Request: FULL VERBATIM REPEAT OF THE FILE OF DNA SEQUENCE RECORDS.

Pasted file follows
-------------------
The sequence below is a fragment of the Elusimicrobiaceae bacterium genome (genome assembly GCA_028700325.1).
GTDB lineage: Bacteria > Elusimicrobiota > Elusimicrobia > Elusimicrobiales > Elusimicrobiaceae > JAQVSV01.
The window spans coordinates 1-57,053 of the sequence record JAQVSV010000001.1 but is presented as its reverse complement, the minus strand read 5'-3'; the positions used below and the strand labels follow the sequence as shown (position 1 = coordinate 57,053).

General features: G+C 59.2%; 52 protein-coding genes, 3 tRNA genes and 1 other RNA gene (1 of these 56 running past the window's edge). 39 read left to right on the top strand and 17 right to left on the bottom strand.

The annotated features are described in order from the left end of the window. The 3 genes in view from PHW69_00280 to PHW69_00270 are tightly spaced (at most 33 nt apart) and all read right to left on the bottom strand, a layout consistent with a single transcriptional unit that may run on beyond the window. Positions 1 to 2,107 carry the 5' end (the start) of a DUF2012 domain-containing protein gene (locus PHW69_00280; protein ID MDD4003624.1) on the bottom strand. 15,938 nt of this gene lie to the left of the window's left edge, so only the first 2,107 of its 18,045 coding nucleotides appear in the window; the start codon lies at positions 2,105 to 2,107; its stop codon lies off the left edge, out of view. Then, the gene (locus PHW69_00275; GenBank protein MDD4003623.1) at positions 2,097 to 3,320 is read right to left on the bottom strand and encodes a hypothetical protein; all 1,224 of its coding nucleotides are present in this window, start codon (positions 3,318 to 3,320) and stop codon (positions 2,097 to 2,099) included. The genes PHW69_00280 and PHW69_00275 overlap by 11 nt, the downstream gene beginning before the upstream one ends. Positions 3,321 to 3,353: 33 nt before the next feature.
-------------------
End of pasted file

The sequence below is a fragment of the Elusimicrobiaceae bacterium genome (genome assembly GCA_028700325.1).
GTDB lineage: Bacteria > Elusimicrobiota > Elusimicrobia > Elusimicrobiales > Elusimicrobiaceae > JAQVSV01.
The window spans coordinates 1-57,053 of the sequence record JAQVSV010000001.1 but is presented as its reverse complement, the minus strand read 5'-3'; the positions used below and the strand labels follow the sequence as shown (position 1 = coordinate 57,053).

General features: G+C 59.2%; 52 protein-coding genes, 3 tRNA genes and 1 other RNA gene (1 of these 56 running past the window's edge). 39 read left to right on the top strand and 17 right to left on the bottom strand.

The annotated features are described in order from the left end of the window. The 3 genes in view from PHW69_00280 to PHW69_00270 are tightly spaced (at most 33 nt apart) and all read right to left on the bottom strand, a layout consistent with a single transcriptional unit that may run on beyond the window. Positions 1 to 2,107 carry the 5' end (the start) of a DUF2012 domain-containing protein gene (locus PHW69_00280; protein ID MDD4003624.1) on the bottom strand. 15,938 nt of this gene lie to the left of the window's left edge, so only the first 2,107 of its 18,045 coding nucleotides appear in the window; the start codon lies at positions 2,105 to 2,107; its stop codon lies off the left edge, out of view. Then, the gene (locus PHW69_00275; GenBank protein MDD4003623.1) at positions 2,097 to 3,320 is read right to left on the bottom strand and encodes a hypothetical protein; all 1,224 of its coding nucleotides are present in this window, start codon (positions 3,318 to 3,320) and stop codon (positions 2,097 to 2,099) included. The genes PHW69_00280 and PHW69_00275 overlap by 11 nt, the downstream gene beginning before the upstream one ends. Positions 3,321 to 3,353: 33 nt before the next feature.